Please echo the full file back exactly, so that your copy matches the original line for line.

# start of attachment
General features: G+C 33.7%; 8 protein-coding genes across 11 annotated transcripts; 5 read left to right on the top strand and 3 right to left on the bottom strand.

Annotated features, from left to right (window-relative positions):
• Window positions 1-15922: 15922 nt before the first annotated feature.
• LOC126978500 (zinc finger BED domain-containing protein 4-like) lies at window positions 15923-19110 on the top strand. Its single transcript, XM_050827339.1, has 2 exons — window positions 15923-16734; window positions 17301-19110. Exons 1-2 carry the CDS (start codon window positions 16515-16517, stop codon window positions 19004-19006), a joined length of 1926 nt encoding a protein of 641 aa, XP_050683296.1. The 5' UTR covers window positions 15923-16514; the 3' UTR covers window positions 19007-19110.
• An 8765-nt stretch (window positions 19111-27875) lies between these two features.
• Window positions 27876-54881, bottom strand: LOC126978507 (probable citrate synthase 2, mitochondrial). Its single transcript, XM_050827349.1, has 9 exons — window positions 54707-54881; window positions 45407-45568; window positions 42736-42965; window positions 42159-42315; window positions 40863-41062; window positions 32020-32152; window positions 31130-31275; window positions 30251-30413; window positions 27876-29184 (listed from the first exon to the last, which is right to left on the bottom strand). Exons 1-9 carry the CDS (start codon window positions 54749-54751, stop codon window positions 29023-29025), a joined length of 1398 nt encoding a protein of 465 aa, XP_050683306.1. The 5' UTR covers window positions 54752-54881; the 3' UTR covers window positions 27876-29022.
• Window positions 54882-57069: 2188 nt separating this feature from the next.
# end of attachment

General features: G+C 33.7%; 8 protein-coding genes across 11 annotated transcripts; 5 read left to right on the top strand and 3 right to left on the bottom strand.

Annotated features, from left to right (window-relative positions):
• Window positions 1-15922: 15922 nt before the first annotated feature.
• LOC126978500 (zinc finger BED domain-containing protein 4-like) lies at window positions 15923-19110 on the top strand. Its single transcript, XM_050827339.1, has 2 exons — window positions 15923-16734; window positions 17301-19110. Exons 1-2 carry the CDS (start codon window positions 16515-16517, stop codon window positions 19004-19006), a joined length of 1926 nt encoding a protein of 641 aa, XP_050683296.1. The 5' UTR covers window positions 15923-16514; the 3' UTR covers window positions 19007-19110.
• An 8765-nt stretch (window positions 19111-27875) lies between these two features.
• Window positions 27876-54881, bottom strand: LOC126978507 (probable citrate synthase 2, mitochondrial). Its single transcript, XM_050827349.1, has 9 exons — window positions 54707-54881; window positions 45407-45568; window positions 42736-42965; window positions 42159-42315; window positions 40863-41062; window positions 32020-32152; window positions 31130-31275; window positions 30251-30413; window positions 27876-29184 (listed from the first exon to the last, which is right to left on the bottom strand). Exons 1-9 carry the CDS (start codon window positions 54749-54751, stop codon window positions 29023-29025), a joined length of 1398 nt encoding a protein of 465 aa, XP_050683306.1. The 5' UTR covers window positions 54752-54881; the 3' UTR covers window positions 27876-29022.
• Window positions 54882-57069: 2188 nt separating this feature from the next.